Broadway to Hollywood or Hollywood to Broadway: Which is the better direction?

By
on

I haven’t been to the theater

for about a month and am starting to experience withdrawal. In an effort

to stave off physical symptoms, I searched the arts section of The

New York Times
for interesting theater articles. I came across this one by theater critic Charles Isherwood.

Without rehashing the entire article, it’s basically Isherwood observing

that while actors used to go from Broadway to Hollywood, it’s now

more common to go from Hollywood to Broadway. He highlights Claire Danes as an example of the new trend and

Amy Ryan as an anomalous exception.

Three guesses which model I

prefer.

I had actually been thinking

about these two actresses prior to reading the article, so I found it

particularly interesting. I’ve been following the coverage of Claire

Danes in Pygmalion — because I like her and I because I feared

it was poor casting.

And less than an hour before

I read the article, an actor friend had been raving about Amy Ryan’s

performance in Gone Baby Gone.

Isherwood notes that reviews

of Pygmalion have been all over the map. (Check out the good, the mixed and the bad.) Now, I like Claire Danes, who has

been getting a lot of mediocre-to-lousy

press
this year

due to Evening. (Unlike most people, I didn’t hate

Evening. Of course, I also liked Ishtar. And I didn’t like

Good Will Hunting
.) But I wouldn’t have cast her and was concerned

that this role might prove a catastrophe. Could she have picked a more

difficult role? Or one more dependent on consistent, spot-on accents?

Or one more associated (in musical form) with luminaries Audrey Hepburn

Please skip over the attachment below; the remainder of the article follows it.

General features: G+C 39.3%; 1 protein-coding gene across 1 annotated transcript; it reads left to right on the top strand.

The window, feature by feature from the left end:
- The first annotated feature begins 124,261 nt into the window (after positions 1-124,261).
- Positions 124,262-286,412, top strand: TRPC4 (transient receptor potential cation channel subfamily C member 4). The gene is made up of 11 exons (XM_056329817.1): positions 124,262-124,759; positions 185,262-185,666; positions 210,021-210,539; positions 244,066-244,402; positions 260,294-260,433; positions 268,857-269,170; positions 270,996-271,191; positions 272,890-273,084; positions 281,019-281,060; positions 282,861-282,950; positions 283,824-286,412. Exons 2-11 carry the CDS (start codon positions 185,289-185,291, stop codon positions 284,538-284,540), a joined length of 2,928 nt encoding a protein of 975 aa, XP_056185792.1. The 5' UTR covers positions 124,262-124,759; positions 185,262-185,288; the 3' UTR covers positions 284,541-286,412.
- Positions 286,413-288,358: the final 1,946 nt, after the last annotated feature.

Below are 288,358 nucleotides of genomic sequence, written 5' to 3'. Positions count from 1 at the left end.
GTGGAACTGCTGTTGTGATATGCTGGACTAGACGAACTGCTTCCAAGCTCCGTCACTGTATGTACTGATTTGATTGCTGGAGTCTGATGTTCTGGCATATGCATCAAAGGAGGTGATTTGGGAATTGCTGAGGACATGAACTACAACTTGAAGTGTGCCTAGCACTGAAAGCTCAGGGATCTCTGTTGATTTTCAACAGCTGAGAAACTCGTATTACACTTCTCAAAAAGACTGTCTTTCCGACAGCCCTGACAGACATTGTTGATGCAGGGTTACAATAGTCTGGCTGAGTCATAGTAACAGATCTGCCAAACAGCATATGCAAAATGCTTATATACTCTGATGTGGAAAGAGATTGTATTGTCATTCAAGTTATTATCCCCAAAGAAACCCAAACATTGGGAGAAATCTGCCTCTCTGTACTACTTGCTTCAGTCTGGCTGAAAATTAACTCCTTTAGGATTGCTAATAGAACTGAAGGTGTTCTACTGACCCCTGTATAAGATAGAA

and Julie Andrews?

She has not been universally

panned, so the casting was not an obvious failure, and she appears to

have handled the accents well. But a better Broadway (or West End, for

that matter) talent could likely have delivered more to audiences. (Of

course, there’s always the question of whether audiences would have

paid to see a classically trained but lesser-known Eliza.)

Claire Danes is not the only

movie/TV actress on Broadway these days. Jennifer Garner

is getting mediocre reviews as Roxanne to Kevin Kline‘s

Cyrano in the Broadway revival of Cyrano de Bergerac. (He

is getting fantastic reviews. But then, he is an amazing Broadway

actor — I can attest to this, having seen him in On the Twentieth

Century
and The Pirates of Penzance.)

So, neither Danes nor Garner

is doing much to change my views on stunt-casting. However, I do freely

concede that there are actors primarily known for movie work who are

fantastic on Broadway.

Kathleen Turner, for

example, was quite good (not to mention naked onstage about 10 feet

from me!) as Mrs. Robinson in the 2002 production of The Graduate.

And she was phenomenal in the 2005 revival of Who’s Afraid of Virginia

Woolf?
Phenomenal, I tell you. She did not win the Tony Award, and

that was only OK because Cherry Jones won it for Doubt.

But still, stage training makes

for better actors. Even Megan Cavanaugh

noted this in response to a reader question in Michelle Paradise’s

“Exes & Ohs” Video Blog: Episode 4. And it seems that Amy Ryan’s performance

in Gone Baby Gone illustrates the value of this kind of training

and experience.

I have not seen Amy Ryan on

stage — yet — but I understand from theater friends that she is extraordinary.

According to Isherwood, she was the highlight of the 2005 revival of

A Streetcar Named Desire
. Here she is in that production, with

Natasha Richardson
‘s hand upon her thigh.

Given the chasm separating

how I would like theater to be cast and how it is actually cast, it

would be helpful for me to lose (or at least soften) my biases. Any

more examples of good screen-to-stage transitions?

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